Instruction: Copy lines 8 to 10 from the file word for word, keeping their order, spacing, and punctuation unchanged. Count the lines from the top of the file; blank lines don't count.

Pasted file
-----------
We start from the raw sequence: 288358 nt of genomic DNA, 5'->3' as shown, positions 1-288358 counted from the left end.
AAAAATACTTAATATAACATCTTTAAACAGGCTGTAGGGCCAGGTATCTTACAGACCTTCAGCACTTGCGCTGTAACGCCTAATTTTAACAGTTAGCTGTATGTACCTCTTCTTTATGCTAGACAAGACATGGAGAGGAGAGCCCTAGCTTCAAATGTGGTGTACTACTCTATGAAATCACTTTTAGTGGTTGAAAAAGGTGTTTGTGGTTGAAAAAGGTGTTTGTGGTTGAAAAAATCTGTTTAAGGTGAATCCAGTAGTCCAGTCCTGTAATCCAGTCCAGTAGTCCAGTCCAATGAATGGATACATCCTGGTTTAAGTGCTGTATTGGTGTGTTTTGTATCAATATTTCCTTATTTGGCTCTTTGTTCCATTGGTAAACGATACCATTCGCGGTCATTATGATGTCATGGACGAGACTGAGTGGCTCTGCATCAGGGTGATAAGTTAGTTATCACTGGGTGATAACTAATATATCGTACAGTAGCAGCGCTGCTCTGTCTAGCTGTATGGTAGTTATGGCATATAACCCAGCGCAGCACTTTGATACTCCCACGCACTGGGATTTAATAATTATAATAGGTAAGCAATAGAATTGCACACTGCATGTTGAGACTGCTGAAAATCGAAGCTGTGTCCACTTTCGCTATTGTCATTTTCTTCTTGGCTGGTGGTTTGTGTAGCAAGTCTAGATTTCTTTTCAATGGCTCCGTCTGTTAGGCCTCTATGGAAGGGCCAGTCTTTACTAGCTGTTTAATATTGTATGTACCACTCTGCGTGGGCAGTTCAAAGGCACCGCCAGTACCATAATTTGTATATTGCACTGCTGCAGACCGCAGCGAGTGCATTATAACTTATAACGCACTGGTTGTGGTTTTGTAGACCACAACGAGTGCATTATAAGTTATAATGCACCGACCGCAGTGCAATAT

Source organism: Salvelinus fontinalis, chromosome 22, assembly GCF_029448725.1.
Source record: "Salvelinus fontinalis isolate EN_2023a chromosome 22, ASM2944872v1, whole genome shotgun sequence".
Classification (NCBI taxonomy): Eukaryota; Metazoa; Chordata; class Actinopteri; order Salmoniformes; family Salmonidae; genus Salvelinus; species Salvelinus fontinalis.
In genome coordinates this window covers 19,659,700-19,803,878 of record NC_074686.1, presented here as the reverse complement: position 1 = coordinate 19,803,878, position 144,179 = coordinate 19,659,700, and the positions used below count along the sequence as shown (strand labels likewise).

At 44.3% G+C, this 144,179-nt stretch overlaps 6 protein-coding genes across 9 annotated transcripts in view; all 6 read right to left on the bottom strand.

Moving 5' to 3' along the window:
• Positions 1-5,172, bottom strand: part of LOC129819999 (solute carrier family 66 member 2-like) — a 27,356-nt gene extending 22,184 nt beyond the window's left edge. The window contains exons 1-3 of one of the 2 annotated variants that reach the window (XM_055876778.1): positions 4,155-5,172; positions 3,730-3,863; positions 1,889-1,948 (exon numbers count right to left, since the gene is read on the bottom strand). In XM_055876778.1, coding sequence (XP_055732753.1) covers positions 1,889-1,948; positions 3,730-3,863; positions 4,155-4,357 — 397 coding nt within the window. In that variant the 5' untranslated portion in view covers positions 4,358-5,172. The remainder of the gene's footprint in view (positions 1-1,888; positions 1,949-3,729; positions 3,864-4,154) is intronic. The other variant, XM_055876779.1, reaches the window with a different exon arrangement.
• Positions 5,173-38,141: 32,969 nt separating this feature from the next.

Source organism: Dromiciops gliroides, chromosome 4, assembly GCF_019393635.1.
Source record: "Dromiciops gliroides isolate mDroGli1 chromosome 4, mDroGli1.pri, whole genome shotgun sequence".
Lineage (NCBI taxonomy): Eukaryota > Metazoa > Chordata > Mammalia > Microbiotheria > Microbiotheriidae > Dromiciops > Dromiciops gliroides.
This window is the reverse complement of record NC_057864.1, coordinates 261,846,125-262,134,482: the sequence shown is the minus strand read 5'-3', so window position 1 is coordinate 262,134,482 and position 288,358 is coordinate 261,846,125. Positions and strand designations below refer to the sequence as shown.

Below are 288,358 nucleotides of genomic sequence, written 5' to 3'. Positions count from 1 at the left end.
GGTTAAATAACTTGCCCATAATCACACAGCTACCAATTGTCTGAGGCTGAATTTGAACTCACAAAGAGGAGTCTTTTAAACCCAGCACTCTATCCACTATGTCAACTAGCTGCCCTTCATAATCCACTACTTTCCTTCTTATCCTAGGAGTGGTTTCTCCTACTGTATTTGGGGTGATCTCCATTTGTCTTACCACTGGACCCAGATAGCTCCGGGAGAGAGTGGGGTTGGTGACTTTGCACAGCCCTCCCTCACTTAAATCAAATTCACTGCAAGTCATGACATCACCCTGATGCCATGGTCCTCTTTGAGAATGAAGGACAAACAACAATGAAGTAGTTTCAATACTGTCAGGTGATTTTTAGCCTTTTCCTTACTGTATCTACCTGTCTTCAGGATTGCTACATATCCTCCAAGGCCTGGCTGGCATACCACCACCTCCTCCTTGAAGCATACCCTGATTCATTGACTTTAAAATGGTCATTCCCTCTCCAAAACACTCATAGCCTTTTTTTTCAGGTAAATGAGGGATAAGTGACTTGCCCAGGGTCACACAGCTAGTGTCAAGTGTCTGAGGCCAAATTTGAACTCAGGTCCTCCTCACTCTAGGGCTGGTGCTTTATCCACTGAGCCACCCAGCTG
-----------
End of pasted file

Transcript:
Moving 5' to 3' along the window:
• Positions 1-5,172, bottom strand: part of LOC129819999 (solute carrier family 66 member 2-like) — a 27,356-nt gene extending 22,184 nt beyond the window's left edge. The window contains exons 1-3 of one of the 2 annotated variants that reach the window (XM_055876778.1): positions 4,155-5,172; positions 3,730-3,863; positions 1,889-1,948 (exon numbers count right to left, since the gene is read on the bottom strand). In XM_055876778.1, coding sequence (XP_055732753.1) covers positions 1,889-1,948; positions 3,730-3,863; positions 4,155-4,357 — 397 coding nt within the window. In that variant the 5' untranslated portion in view covers positions 4,358-5,172. The remainder of the gene's footprint in view (positions 1-1,888; positions 1,949-3,729; positions 3,864-4,154) is intronic. The other variant, XM_055876779.1, reaches the window with a different exon arrangement.
• Positions 5,173-38,141: 32,969 nt separating this feature from the next.